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A Most Magical Girl

Review

A Most Magical Girl

Annabel Grey is poised to become a respectable young lady, trained in the ornamental arts of needlepoint and the pianoforte. But in the week before her thirteenth birthday, Annabel is pulled from finishing school and sent to live with her estranged aunts at their magic shop in London. Her mother offers no explanation for the sudden move, though she promises to return.

"A MOST MAGICAL GIRL delivers a compelling mix of historical insight and fantastical adventure....Foxlee [brings] us a fierce and determined heroine."

Her time at Miss Finch’s Academy for Young Ladies has in no way prepared Annabel for a crash course in witchcraft. Slowly and painfully, Annabel learns to perform the daily chores necessary for maintaining the magic shop. Menial tasks soon give way to the more difficult work of flying broomsticks and peering into prophetic mirrors.

Time is of the essence, as the demonic Mr. Angel is raising an army of shadowlings to rule over London with his Dark Magic Extracting Machine. There’s a rumor amidst the magic community that Annabel is the “most magical girl” fated to defend humanity against Mr. Angel. With help from Kitty --- a betwixter who travels between the lands of humans and faeries --- Annabel sets off in search of the sacred Moreover Wand. Journeying through London Below, they encounter trolls and other enchanted creatures, none of which give a whit about the proper way to serve tea.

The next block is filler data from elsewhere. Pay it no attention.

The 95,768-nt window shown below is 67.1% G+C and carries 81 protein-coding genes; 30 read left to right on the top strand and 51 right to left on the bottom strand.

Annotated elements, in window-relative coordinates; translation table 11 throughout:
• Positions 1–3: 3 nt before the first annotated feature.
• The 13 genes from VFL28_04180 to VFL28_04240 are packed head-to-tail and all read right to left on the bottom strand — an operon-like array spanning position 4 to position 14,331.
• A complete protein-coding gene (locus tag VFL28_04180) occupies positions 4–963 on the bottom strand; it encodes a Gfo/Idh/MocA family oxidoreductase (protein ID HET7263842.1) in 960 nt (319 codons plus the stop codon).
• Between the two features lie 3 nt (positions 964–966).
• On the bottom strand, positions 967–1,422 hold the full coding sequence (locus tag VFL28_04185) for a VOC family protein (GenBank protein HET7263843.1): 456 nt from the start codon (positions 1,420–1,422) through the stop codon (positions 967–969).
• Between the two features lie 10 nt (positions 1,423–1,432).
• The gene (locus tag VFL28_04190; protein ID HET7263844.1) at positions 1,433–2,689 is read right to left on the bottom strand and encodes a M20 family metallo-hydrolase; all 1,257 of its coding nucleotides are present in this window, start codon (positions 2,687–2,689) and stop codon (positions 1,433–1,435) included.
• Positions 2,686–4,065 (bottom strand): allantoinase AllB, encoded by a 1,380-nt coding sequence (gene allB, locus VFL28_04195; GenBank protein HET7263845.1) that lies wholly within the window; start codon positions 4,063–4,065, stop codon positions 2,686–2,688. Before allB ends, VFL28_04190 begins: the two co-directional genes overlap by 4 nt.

A MOST MAGICAL GIRL delivers a compelling mix of historical insight and fantastical adventure. In the absurdist style of Lewis Carroll, Karen Foxlee playfully subverts the tropes of the Victorian coming-of-age novel to bring us a fierce and determined heroine. Chapters open with maxims care of that expert in feminine decorum, Miss Finch, making Annabel’s defiance all the more satisfying.

Reviewed by Emma Kantor on August 22, 2016

A Most Magical Girl
by Karen Foxlee